Monthly Archives: March 2017

Memristor chips that see patterns over pixels

Faster image processing could have big implications for autonomous systems such as self-driving cars, says Wei Lu, U-M professor of electrical engineering and computer science. Lu is lead author of a paper on the work published in the current issue of Nature Nanotechnology.

Lu’s next-generation computer components use pattern recognition to shortcut the energy-intensive process conventional systems use to dissect images. In this new work, he and his colleagues demonstrate an algorithm that relies on a technique called “sparse coding” to coax their 32-by-32 array of memristors to efficiently analyze and recreate several photos.

Memristors are electrical resistors with memory — advanced electronic devices that regulate current based on the history of the voltages applied to them. They can store and process data simultaneously, which makes them a lot more efficient than traditional systems. In a conventional computer, logic and memory functions are located at different parts of the circuit.

“The tasks we ask of today’s computers have grown in complexity,” Lu said. “In this ‘big data’ era, computers require costly, constant and slow communications between their processor and memory to retrieve large amounts data. This makes them large, expensive and power-hungry.”

But like neural networks in a biological brain, networks of memristors can perform many operations at the same time, without having to move data around. As a result, they could enable new platforms that process a vast number of signals in parallel and are capable of advanced machine learning. Memristors are good candidates for deep neural networks, a branch of machine learning, which trains computers to execute processes without being explicitly programmed to do so.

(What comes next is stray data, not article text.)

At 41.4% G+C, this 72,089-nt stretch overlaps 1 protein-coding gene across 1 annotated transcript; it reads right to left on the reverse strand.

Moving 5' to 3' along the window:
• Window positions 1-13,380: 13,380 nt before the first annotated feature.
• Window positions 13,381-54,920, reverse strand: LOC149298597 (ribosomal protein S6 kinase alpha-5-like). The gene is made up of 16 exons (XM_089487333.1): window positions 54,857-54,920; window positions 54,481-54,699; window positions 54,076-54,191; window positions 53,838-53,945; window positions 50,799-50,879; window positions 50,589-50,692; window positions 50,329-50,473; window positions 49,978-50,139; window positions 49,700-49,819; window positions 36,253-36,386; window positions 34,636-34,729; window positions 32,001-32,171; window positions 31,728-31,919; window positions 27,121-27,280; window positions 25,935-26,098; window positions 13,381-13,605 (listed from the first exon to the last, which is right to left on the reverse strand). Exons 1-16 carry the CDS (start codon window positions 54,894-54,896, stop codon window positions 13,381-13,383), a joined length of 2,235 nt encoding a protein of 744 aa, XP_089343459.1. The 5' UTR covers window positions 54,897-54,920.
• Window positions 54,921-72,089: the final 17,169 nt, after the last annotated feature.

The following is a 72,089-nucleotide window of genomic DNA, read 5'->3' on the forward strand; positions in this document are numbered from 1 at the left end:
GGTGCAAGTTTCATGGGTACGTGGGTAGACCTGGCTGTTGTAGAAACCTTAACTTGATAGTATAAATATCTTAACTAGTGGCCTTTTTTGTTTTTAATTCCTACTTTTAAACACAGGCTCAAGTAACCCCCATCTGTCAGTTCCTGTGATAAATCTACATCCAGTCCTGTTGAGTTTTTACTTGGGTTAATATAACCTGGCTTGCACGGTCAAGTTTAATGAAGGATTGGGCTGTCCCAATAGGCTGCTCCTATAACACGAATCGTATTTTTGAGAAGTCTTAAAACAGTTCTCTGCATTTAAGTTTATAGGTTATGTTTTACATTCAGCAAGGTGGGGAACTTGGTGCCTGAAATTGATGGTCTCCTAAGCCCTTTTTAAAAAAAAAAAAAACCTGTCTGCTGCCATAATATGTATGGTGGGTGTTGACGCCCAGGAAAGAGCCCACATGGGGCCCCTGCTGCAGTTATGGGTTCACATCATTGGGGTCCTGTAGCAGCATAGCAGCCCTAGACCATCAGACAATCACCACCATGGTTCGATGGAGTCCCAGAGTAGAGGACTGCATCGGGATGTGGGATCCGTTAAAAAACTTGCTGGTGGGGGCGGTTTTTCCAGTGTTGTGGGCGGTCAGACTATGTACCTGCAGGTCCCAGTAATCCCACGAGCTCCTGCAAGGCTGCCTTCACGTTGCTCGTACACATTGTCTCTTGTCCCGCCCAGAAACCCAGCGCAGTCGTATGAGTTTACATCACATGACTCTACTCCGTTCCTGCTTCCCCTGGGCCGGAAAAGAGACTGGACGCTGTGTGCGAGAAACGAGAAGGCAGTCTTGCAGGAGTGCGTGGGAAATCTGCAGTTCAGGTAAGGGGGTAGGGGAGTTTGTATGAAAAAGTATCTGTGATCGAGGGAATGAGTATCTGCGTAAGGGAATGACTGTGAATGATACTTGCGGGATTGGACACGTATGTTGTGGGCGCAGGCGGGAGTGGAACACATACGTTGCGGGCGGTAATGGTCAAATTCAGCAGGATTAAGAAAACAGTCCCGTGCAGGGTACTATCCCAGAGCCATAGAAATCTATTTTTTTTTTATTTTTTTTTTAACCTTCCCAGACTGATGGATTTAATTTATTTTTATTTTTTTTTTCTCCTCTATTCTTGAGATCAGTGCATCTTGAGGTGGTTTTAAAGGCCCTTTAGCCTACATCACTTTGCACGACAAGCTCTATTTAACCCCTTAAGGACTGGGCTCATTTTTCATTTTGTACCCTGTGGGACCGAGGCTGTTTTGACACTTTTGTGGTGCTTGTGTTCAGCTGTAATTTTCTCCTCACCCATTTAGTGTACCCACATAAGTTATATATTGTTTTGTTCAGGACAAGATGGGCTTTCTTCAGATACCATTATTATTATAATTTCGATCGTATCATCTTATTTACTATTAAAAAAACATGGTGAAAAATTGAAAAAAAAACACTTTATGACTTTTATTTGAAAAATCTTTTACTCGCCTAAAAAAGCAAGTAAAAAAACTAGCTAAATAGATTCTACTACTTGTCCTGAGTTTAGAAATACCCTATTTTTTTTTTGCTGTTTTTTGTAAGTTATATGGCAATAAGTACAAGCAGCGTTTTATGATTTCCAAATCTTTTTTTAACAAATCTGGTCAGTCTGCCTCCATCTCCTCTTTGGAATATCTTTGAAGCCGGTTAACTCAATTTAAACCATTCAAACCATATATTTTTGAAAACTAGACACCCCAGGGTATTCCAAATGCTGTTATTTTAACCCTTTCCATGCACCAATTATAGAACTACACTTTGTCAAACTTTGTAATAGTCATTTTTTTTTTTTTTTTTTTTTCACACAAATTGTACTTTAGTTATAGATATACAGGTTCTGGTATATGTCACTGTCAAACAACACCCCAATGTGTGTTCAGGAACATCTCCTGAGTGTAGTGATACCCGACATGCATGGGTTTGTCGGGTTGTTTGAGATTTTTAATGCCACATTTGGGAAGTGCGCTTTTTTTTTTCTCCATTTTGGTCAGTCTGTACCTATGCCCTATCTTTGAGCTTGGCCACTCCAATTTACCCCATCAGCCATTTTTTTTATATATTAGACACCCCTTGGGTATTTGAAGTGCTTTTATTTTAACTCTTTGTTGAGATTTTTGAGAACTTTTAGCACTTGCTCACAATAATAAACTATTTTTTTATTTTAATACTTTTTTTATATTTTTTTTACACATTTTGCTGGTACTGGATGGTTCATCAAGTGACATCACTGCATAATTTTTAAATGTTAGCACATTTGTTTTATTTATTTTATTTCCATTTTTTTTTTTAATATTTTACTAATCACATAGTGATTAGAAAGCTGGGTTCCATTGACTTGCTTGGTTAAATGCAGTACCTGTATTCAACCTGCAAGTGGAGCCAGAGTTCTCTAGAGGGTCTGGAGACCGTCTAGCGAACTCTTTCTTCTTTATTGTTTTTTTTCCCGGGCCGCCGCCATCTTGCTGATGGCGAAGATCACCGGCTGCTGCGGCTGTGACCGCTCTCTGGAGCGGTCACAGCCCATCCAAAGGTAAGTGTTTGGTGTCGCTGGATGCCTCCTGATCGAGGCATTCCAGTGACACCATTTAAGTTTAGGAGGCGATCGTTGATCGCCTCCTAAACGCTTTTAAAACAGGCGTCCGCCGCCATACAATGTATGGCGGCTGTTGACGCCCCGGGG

“We need our next-generation electronics to be able to quickly process complex data in a dynamic environment. You can’t just write a program to do that. Sometimes you don’t even have a pre-defined task,” Lu said. “To make our systems smarter, we need to find ways for them to process a lot of data more efficiently. Our approach to accomplish that is inspired by neuroscience.”

A mammal’s brain is able to generate sweeping, split-second impressions of what the eyes take in. One reason is because they can quickly recognize different arrangements of shapes. Humans do this using only a limited number of neurons that become active, Lu says. Both neuroscientists and computer scientists call the process “sparse coding.”

“When we take a look at a chair we will recognize it because its characteristics correspond to our stored mental picture of a chair,” Lu said. “Although not all chairs are the same and some may differ from a mental prototype that serves as a standard, each chair retains some of the key characteristics necessary for easy recognition. Basically, the object is correctly recognized the moment it is properly classified — when ‘stored’ in the appropriate category in our heads.”

Similarly, Lu’s electronic system is designed to detect the patterns very efficiently — and to use as few features as possible to describe the original input.

In our brains, different neurons recognize different patterns, Lu says.

“When we see an image, the neurons that recognize it will become more active,” he said. “The neurons will also compete with each other to naturally create an efficient representation. We’re implementing this approach in our electronic system.”